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Nonacus/Informed Genomics manufactures and processes Nonacus - GALEAS® Bladder and offers an efficient and effective, quality-driven service which ensures the high performance of our hereditary cancer testing service. This is underpinned by a strong and robust Quality Management System accredited to UKAS ISO 15189:2012

GALEAS® Bladder is distributed in the UK by Biox Medical Ltd

Informed Genomics Bladder Service

The following information is designed to provide the key features and performance characteristics of the Informed Genomics (IGL) bladder service using Nonacus GALEAS® Bladder.

This document is designed to support the delivery of key information regarding this test to understand the scope and limitations of the test enabling an
informed decision regarding bladder cancer testing to be made.

How does it work
IGL bladder cancer service uses the Nonacus GALEAS® Bladder test. The test was developed by Nonacus in partnership with University of Birmingham and designed as a molecular triage for haematuria patients, to support clinical management decisions.
The test screens selected regions from 23 genes for the presence of somatic variants (changes in DNA that occur in tumours, tumour DNA) that have been shown to be present in bladder cancer patients 1,2,3 . The presence of one or more of these somatic variants has been linked to a higher likelihood of bladder cancer being present. In total the somatic variants across the 23 genes are
found in over 96% of bladder cancers.

Who is this test for
This test is for patients with haematuria. The presence of blood in the urine (micro or macro) provides a biological indicator that somatic variation maybe detectable.

The technology
The test utilises urine as the primary sample source. This non-invasive sample collection is one of the benefits of this test and the use of urine can enable the direct assessment of DNA released from urological cancers.
Sample collection kits are provided, with full instructions. It is important these instructions are followed to reduce the risk of sample failure and to optimise test results.The collected urine sample is spun down creating a cell pellet containing a mixture of non-cancerous cells and cancer cells shed from bladder tumours (if present).The DNA extracted from the cell pellet is analysed for somatic variation using ultra deep sequencing.Ultra deep sequencing refers to sequencing a genomic region hundred or even thousands of times allowing variants to be detected at very low levels. The ability to detect low level variants is important as the number of cancer cells and thus proportion of tumour DNA can be very low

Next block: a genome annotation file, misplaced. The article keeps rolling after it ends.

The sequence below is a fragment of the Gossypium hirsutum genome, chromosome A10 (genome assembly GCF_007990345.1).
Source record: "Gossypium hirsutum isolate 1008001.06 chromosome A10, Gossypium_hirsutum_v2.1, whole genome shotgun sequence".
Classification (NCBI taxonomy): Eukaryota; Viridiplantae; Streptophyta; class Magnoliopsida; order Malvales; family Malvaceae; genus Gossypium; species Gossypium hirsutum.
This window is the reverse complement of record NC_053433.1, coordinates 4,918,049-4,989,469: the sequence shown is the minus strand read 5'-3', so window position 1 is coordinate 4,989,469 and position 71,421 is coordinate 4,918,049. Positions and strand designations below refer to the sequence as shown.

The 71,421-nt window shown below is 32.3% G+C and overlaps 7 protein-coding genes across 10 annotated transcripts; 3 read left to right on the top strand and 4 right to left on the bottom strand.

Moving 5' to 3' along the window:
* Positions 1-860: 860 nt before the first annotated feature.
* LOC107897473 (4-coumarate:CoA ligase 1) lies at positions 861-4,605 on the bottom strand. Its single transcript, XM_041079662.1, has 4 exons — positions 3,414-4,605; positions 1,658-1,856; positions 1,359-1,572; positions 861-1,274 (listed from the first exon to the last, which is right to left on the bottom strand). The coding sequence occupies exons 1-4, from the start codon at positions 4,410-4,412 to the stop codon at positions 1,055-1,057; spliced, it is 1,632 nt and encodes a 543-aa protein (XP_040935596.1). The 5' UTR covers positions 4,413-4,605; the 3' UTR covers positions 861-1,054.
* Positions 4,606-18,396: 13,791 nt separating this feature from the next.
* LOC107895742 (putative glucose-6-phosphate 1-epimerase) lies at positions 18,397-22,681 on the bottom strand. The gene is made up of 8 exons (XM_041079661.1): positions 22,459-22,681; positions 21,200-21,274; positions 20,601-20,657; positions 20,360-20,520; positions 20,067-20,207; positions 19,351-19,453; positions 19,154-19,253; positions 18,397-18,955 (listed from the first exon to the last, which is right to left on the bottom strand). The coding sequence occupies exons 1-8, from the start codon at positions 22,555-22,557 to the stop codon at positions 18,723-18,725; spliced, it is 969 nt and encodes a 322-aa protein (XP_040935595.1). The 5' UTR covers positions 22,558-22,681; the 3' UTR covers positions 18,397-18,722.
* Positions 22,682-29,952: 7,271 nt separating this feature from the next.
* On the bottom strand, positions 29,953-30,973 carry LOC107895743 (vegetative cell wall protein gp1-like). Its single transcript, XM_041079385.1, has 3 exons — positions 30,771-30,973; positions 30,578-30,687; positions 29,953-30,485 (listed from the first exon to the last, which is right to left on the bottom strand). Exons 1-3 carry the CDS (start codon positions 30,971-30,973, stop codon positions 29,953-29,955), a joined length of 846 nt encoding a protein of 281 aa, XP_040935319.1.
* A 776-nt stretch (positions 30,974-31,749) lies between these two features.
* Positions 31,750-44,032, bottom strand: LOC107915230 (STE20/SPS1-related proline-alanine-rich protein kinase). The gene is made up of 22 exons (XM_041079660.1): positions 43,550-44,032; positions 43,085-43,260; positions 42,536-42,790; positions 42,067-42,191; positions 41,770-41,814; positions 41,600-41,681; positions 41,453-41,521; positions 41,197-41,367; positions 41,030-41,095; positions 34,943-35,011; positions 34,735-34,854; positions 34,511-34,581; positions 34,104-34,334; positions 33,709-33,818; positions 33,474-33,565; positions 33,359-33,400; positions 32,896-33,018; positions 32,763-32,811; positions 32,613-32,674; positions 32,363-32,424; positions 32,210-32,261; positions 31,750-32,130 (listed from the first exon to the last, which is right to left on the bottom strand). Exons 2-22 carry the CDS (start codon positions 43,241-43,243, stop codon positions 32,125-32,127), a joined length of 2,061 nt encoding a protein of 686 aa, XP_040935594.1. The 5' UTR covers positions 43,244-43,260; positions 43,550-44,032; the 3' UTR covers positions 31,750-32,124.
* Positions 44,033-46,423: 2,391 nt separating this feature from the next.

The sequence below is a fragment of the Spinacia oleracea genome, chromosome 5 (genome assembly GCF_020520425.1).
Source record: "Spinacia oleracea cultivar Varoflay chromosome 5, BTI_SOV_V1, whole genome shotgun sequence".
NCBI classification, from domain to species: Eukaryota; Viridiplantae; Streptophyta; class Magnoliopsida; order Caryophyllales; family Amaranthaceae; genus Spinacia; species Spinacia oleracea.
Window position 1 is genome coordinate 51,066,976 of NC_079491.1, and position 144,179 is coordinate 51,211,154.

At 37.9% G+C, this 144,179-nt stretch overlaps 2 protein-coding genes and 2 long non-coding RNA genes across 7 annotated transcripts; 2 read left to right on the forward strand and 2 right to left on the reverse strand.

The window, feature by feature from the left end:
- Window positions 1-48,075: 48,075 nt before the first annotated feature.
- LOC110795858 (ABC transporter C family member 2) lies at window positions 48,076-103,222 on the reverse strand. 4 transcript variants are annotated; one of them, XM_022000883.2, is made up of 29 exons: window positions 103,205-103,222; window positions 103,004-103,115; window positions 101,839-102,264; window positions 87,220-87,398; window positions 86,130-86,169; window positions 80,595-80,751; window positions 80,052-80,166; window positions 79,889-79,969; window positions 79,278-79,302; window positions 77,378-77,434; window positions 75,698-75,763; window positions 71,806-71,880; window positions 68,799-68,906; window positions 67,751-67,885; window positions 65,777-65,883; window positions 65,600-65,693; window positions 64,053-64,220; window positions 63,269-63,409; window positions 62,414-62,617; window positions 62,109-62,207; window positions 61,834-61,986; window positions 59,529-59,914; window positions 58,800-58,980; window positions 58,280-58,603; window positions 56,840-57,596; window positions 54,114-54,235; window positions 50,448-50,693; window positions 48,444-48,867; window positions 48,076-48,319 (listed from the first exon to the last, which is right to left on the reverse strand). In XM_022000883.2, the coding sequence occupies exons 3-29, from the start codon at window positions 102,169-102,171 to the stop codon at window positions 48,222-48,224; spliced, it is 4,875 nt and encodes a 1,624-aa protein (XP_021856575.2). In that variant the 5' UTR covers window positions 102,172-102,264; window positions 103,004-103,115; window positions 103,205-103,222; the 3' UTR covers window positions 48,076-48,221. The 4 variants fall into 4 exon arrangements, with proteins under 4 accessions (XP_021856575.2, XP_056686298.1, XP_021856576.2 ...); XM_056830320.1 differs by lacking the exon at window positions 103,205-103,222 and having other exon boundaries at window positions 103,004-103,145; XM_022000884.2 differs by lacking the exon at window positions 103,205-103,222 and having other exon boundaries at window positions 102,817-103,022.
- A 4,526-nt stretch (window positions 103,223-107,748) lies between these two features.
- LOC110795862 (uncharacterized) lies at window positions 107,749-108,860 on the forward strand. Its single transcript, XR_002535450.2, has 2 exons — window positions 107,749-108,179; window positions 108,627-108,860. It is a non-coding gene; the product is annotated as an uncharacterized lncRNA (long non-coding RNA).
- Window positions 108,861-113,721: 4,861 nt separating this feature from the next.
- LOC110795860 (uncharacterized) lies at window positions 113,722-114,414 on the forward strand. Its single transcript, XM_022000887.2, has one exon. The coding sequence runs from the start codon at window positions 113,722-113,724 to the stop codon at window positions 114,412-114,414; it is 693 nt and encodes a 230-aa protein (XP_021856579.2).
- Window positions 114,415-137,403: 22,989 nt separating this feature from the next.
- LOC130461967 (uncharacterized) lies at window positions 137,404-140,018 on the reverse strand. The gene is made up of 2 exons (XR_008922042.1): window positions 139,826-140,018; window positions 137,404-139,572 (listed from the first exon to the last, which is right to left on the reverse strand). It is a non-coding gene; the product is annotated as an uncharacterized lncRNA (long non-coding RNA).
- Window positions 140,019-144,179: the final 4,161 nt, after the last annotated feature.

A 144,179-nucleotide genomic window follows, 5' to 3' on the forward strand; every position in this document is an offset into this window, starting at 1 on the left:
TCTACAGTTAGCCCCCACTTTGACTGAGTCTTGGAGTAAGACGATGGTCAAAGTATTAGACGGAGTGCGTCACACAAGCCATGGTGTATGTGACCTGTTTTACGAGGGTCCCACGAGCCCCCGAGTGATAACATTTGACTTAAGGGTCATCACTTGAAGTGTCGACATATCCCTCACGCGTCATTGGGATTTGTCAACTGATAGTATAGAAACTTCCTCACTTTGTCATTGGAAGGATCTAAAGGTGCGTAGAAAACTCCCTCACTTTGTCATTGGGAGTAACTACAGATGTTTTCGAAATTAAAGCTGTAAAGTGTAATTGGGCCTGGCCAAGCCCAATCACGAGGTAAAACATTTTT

compared to background genomic DNA from normal cells.

Limitations
The test has a has reported positive predictive value (PPV) of 87%.
Currently it is not possible to determine the proportion of tumour DNA to genomic DNA. In a small percentage of cases somatic variants may be present but at a level beyond the detection limit of the test. In these cases, a negative result would be returned.Secondly there may be somatic variants present in alternative genes or within the 23 genes that are not part of the panel of variants detectable by this test. It is estimated the somatic variants across the 23 genes on the panel are found in over 96% of bladder cancers. As the test is looking for very low levels of variants, a small proportion of cases testing positive for somatic variants will not have cancer as these represent technical artefacts generated through the testing process.
The test has a has reported negative predicative value (NPV) of 89%. This data was derived from a clinical cohort enriched for cancer patients and when prevalence correction is considered, the NPV is estimated to be 99%.

Clinical Utility